The current study critically reviews the different motivational frameworks that are applied in the study of eating disorders and provides a more comprehensive conceptualization of motivation to change on the basis of self-determination theory.
The most important conceptualizations of motivation to change among eating disorder patients are identified.
Eating disorder patients' motivation to change has been defined very differently, adding confusion to the field and preventing research from being cumulative. On the basis of self-determination theory we argue (a) that the quality of motivation to change is primarily reflected in the degree of internalization of change rather than by the intrinsic motivation to change; (b) that the internalization of change suggests more than only the change being initiated from within the person (internal motivation) for it requires an acceptance of the personal importance of change; and (c) that, in addition to its quality, the quantity of motivation to change should be considered too.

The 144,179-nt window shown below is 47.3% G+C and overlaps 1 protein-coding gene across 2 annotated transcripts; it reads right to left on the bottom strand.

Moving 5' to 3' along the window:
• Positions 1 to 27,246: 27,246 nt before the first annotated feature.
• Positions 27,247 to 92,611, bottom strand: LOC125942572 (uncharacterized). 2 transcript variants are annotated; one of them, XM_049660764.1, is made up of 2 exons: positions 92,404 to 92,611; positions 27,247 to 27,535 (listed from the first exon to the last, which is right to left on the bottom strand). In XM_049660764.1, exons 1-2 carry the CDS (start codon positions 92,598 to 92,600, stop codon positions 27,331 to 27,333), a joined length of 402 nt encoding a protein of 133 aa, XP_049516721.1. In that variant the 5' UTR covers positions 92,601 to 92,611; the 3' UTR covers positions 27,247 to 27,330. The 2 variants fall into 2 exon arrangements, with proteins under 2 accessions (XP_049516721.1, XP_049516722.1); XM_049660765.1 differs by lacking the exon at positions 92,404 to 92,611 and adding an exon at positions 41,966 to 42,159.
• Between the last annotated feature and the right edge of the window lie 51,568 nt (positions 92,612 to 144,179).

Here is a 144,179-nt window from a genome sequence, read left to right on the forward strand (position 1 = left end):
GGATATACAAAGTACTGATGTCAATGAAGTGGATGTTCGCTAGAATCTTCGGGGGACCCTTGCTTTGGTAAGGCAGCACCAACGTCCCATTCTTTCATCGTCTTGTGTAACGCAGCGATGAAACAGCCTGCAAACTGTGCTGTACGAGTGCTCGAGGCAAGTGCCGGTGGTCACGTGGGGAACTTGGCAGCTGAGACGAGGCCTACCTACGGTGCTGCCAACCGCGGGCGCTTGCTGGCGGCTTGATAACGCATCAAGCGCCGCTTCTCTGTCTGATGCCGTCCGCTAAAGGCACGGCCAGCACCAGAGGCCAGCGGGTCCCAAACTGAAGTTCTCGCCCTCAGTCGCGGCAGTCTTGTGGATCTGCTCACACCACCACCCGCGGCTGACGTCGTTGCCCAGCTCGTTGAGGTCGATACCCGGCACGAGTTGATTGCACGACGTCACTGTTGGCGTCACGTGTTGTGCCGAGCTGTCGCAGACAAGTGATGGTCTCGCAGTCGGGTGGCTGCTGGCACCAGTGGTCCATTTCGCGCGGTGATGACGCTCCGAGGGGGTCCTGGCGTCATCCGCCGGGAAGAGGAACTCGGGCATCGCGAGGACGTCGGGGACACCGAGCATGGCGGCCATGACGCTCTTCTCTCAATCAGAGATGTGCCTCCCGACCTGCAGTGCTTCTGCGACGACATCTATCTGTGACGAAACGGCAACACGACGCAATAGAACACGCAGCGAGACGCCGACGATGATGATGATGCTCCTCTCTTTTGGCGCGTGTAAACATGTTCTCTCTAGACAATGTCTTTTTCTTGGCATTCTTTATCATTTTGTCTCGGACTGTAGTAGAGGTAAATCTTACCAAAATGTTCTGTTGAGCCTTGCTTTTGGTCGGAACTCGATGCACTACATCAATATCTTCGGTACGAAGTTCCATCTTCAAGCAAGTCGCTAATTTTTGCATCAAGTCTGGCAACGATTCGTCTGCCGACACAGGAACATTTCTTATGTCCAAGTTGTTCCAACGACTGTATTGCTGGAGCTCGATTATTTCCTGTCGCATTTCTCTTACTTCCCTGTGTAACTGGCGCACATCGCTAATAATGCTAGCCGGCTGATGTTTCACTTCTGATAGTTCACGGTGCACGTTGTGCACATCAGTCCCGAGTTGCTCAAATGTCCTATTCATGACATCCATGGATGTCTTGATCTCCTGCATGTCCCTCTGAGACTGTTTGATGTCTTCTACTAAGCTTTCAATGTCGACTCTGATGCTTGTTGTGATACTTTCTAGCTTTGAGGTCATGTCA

These three conceptual issues are applied to the study of motivational dynamics in eating-disordered patients. © 2005 by Wiley Periodicals, Inc.